(CNN)For 1.7 million children living with HIV, a new formulation of a drug for adults is now available -- and it could make treatment easier and cheaper.
The pediatric formulation of dolutegravir, a drug recommended as first-line HIV treatment by the World Health Organization, will come as a strawberry-flavored tablet that can be dissolved in water or juice, making it easier to give to children too young to swallow tablets.
The pediatric formulation of dolutegravir was developed through a partnership between ViiV Healthcare (the company that first originated the drug), generic drug manufacturers, Unitaid (an international health-funding organization), and the Clinton Health Access Initiative.
On World AIDS Day Tuesday, Unitaid and Clinton Health Access Initiative released a statement about the drug and announced a pricing agreement to make it available in low- and middle-income countries.
"The 10 mg scored dispersible tablet was developed by Viatris (Mylan) and Macleods based on the technical information provided by ViiV Healthcare," Clinton Health Access Initiative spokeswoman Regan Lachapelle said in an email.
The drug can be taken by children above four weeks of age and weighing at least 6.6 pounds (3 kilograms), Lachapelle added.
The flavoring will make the drug more palatable to children compared to current options that are bitter to the taste or otherwise hard for kids to consume, according to pediatric HIV experts.
In low- and middle-income countries, the pediatric formulation of dolutegravir will cost about $36 per child per year, based on the pricing agreement brokered by Unitaid and Clinton Health Access Initiative with generic manufacturers Viatris and Macleods.
Since dolutegravir is not a standalone treatment for HIV, and must be taken in conjunction with other drugs as part of a HIV therapy regimen, the overall cost of treatment under the new pricing agreement will go from over $480 to under $120 per child per year, according to Unitaid and Clinton Access Health Initiative.
The drug will become available in Benin, Kenya, Malawi, Nigeria, Uganda and Zimbabwe in the first half of 2021, and in more countries later on, Unitaid and Clinton Health Initiative wrote.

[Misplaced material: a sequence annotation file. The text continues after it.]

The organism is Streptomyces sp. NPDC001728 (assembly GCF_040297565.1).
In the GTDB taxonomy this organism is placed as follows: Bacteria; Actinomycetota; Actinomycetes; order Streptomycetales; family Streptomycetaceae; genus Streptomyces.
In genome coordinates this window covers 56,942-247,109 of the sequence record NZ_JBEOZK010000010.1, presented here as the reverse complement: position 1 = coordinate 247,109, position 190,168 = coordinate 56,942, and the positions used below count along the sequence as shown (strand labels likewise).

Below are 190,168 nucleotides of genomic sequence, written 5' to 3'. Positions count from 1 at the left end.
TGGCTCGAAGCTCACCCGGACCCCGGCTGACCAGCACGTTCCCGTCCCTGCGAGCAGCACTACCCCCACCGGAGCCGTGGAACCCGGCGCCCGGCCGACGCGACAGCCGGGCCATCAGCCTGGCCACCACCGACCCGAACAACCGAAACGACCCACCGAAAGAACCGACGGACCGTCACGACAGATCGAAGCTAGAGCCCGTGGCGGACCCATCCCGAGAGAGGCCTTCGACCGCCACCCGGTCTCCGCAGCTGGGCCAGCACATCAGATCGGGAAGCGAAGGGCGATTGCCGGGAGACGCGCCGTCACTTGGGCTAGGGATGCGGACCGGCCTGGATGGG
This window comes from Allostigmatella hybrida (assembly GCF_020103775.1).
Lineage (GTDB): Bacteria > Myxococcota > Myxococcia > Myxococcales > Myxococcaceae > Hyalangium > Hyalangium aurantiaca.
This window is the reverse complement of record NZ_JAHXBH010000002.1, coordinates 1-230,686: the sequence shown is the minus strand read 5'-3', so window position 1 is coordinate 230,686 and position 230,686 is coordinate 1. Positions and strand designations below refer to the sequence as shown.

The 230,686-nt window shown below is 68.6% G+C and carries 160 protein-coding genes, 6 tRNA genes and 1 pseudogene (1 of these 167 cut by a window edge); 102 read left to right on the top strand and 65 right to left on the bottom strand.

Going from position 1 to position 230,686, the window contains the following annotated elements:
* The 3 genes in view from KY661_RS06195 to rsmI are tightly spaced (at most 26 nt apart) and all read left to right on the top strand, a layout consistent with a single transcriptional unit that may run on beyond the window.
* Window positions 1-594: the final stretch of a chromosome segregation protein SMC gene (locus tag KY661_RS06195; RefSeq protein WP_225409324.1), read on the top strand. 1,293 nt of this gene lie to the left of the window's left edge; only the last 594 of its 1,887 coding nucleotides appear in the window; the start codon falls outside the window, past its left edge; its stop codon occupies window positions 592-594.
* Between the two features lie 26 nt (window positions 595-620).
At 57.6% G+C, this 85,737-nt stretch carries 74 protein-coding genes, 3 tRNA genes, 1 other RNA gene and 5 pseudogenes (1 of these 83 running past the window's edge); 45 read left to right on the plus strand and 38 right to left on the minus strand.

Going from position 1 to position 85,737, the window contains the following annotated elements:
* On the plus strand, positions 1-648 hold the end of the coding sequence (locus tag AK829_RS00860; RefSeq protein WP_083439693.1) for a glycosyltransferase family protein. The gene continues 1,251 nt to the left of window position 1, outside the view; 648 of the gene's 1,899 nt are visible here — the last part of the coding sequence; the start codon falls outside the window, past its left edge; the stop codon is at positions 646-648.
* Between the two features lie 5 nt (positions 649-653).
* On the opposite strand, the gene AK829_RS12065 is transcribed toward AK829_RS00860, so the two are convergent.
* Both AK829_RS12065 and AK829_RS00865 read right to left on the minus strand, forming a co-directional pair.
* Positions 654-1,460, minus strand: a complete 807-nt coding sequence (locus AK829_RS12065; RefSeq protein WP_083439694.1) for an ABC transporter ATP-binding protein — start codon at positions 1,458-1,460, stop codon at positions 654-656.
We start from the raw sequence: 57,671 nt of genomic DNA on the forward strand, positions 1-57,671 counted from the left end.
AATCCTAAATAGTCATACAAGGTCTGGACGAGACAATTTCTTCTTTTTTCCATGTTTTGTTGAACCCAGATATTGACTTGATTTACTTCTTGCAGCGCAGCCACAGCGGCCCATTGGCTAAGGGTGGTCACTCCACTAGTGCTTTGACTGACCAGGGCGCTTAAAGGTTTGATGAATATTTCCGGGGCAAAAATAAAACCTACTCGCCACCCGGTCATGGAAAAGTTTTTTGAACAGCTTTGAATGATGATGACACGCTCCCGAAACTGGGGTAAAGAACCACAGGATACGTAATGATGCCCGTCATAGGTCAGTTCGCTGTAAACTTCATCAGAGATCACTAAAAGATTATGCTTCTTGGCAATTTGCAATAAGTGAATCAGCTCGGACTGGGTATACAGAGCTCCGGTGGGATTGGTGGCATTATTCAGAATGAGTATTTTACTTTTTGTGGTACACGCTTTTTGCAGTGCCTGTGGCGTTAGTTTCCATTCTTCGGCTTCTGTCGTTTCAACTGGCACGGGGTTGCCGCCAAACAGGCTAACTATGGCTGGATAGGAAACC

An estimated 100,000 children died of AIDS-related illnesses in 2018, according to the World Health Organization. Without access to testing and treatment, the WHO says that 50% of children affected by HIV will die by the age of 2, and 80% will die before turning 5.
"If infants get treated and their virus stays suppressed or controlled, they can live into their 3rd, 4th or perhaps even 5th decade of life—or longer," Dr. Deborah Persaud, a professor of pediatrics at Johns Hopkins University and an expert in HIV/AIDS in children, told CNN.
"Treating them early keeps their immune systems healthy," Persaud added.
In 2019, only 53% of children living with HIV had access to treatment.
"Even if they are on treatment, for many years they have been on suboptimal drugs, because it always takes longer to develop and approve medications for children compared to adults," Dr. Martina Penazzato, the HIV lead at the World Health Organization, told CNN.
Penazzato said the formulation of pediatric dolutegravir could be "quite transformative" in the fight against pediatric HIV.
The drug was "a missing formulation to allow the provision of the preferred regimen by WHO for children living with HIV," Penazzato said.
ViiV Healthcare's pediatric dolutegravir received US Food and Drug Administration approval in June, and the generic product received tentative approval on November 19 under the US President's Emergency Plan for AIDS Relief (PEPFAR).
"This is the first time a generic product has been positively reviewed within several months of the originator product receiving FDA approval, reducing the gap from three years for the adult version of the same medicine to just five months," Unitaid and Clinton Health Access Initiative wrote.
"FDA tentative approval via the President's Emergency Plan for AIDS Relief (PEPFAR) program allows procurement of the product by US agencies such as PEPFAR, USAID," Lachapelle said in an email.
"Each generic company is also in the process of registering the products within the countries where it will be used."